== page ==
The high cost of many medical procedures in Alaska is driving a major insurance company, Premera Blue Cross Blue Shield, to offer coverage that pays air fare, hotel and other expenses for members to undergo the same treatment in Washington state at less cost.
Premera has researched which procedures are safe for travel and can be done less expensively in the Seattle area, said Jeff Davis, president of Premera in Alaska. The insurance company will have a staff that can organize trips for patients, he said.
Premera, which has more than 100,000 members and close to half the Alaska insurance market, is encouraging medical travel in response to market demand, Davis said.
"Clients are really looking for options that maintain quality and get better control of costs," he said.
Going Outside will be voluntary for the patient, Davis said. To start with, Premera will only offer the benefits to a portion of its Alaska clients, about 32,000 members including dependents.
The travel benefit will be available for a set list of procedures, including knee and hip replacements, breast lumpectomies, laparoscopic gall bladder removal and cardiac angioplasty, Davis said.
Premera is not the only group looking outside Alaska for a solution to significantly higher in-state medical costs.
The National Education Association Alaska health plan, with 17,000 members in 27 school districts, contracted with a company called BridgeHealth to find doctors and hospitals Outside for such surgeries as knee and hip replacements and set up the trips for members who want the service, said Rhonda Kitter, the NEA health plan's chief financial officer.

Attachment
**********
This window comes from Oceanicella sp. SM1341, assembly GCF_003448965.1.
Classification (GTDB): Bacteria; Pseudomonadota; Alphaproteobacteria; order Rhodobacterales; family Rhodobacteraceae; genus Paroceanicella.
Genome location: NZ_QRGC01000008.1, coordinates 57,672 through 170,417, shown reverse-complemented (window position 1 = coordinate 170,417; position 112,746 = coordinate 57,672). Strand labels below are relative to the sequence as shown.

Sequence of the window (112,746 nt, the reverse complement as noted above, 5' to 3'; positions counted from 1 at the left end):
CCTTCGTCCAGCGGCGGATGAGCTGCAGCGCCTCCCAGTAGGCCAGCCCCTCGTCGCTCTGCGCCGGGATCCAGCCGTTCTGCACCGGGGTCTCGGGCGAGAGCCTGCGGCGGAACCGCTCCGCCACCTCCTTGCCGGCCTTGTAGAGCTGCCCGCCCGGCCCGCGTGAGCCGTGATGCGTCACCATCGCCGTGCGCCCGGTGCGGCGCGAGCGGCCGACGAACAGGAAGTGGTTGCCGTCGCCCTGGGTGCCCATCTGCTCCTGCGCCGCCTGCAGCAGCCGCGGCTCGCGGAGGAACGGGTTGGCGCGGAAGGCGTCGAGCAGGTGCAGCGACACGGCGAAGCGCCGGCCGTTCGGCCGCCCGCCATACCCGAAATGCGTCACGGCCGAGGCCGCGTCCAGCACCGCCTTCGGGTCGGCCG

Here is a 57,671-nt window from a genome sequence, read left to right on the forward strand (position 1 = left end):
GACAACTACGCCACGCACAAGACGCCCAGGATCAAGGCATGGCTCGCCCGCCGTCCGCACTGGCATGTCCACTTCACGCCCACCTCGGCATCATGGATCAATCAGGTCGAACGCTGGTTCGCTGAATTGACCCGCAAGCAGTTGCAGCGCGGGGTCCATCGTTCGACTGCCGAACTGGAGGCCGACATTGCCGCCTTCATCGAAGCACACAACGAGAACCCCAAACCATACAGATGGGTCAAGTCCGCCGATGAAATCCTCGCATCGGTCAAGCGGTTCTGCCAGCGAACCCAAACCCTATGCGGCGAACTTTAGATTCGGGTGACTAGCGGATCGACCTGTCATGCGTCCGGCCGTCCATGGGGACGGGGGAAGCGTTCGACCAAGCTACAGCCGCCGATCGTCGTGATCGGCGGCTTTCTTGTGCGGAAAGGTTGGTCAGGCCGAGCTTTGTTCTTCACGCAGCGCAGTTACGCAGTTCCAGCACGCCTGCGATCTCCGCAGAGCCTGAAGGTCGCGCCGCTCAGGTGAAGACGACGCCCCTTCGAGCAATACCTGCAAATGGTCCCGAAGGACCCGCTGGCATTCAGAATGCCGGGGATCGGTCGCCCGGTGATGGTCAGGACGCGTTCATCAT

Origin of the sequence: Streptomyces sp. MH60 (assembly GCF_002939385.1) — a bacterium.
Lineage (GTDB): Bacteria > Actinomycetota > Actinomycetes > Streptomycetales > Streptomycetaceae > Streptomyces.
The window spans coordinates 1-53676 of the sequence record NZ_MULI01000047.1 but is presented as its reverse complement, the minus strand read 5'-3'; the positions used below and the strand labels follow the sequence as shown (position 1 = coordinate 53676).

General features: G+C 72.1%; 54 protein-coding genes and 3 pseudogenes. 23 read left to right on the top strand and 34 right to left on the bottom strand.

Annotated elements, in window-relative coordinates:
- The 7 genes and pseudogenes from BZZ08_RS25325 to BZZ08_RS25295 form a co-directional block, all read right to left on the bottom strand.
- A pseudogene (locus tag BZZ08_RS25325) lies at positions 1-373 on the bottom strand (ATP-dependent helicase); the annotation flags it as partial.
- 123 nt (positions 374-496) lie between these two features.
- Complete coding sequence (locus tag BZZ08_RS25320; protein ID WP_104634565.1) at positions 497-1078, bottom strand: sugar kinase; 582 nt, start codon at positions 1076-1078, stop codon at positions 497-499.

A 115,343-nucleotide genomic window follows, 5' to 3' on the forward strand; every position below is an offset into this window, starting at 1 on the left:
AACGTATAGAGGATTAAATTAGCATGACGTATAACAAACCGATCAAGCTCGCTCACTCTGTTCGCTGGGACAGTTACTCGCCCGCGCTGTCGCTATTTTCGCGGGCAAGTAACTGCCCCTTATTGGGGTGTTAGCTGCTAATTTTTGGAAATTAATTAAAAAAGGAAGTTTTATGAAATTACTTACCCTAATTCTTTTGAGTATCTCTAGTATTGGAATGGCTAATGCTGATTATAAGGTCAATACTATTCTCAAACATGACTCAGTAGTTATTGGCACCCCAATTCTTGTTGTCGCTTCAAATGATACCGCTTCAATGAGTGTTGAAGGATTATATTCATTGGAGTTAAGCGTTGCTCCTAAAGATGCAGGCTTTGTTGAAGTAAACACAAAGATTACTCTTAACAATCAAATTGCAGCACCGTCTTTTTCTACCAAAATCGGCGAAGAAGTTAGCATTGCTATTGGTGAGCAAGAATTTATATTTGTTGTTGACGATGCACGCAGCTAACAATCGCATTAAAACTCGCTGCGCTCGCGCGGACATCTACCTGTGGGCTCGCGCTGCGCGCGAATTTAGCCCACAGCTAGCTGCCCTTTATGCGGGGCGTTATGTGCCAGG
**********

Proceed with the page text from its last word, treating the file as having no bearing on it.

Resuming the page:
Because of anticipated savings from this program, NEA Alaska members did not have an increase in insurance premiums this year, Kitter said.
NEA Alaska insures teachers and other certificated employees in Anchorage and all staff in the Matanuska-Susitna Borough School District, Kitter said.
The state of Alaska, which already pays some travel expenses if a surgery can be done less expensively elsewhere, is looking to expand the benefit, said Becky Hultberg, state commissioner of administration.
The state might cover the costs for a companion to travel with someone undergoing surgery, for example, Hultberg said. And the state is considering using a travel network company like BridgeHealth to help members find health care providers who are successful in their fields and figure out costs, she said.
Her department administers the health care plan for 16,361 state employees and dependents, and 64,923 public employee retirees and dependents. Four union trusts manage insurance for some 11,000 other employees and their dependents.
Health insurance costs for state employees and retirees more than doubled between 2001 and 2011, from $280 million to about $630 million annually, Hultberg said. Some of that is a result of an increase in the number of people covered, she said.
"A lot of it is due to medical cost inflation."
"The state can't afford to see the growth rate continue," she said. "We need to do a better job of managing the plans to get high value."
Premera is launching its Outside surgery benefit with self-funded employers, usually large employers, that hire an insurance company for a monthly fee to manage and pay claims, while the employer pays the costs, Davis said.
Premera is starting with this group because "they're actually paying the bills. They're more finely tuned into how do I reduce costs for our group," Davis said.
Everyone who participates should benefit, he said. Employees should get a reduction in co-payments -- the 20 percent or 30 percent left over after insurance pays -- and the employer should save money too.
WHAT A KNEE COSTS
How much more expensive are certain medical procedures in Alaska?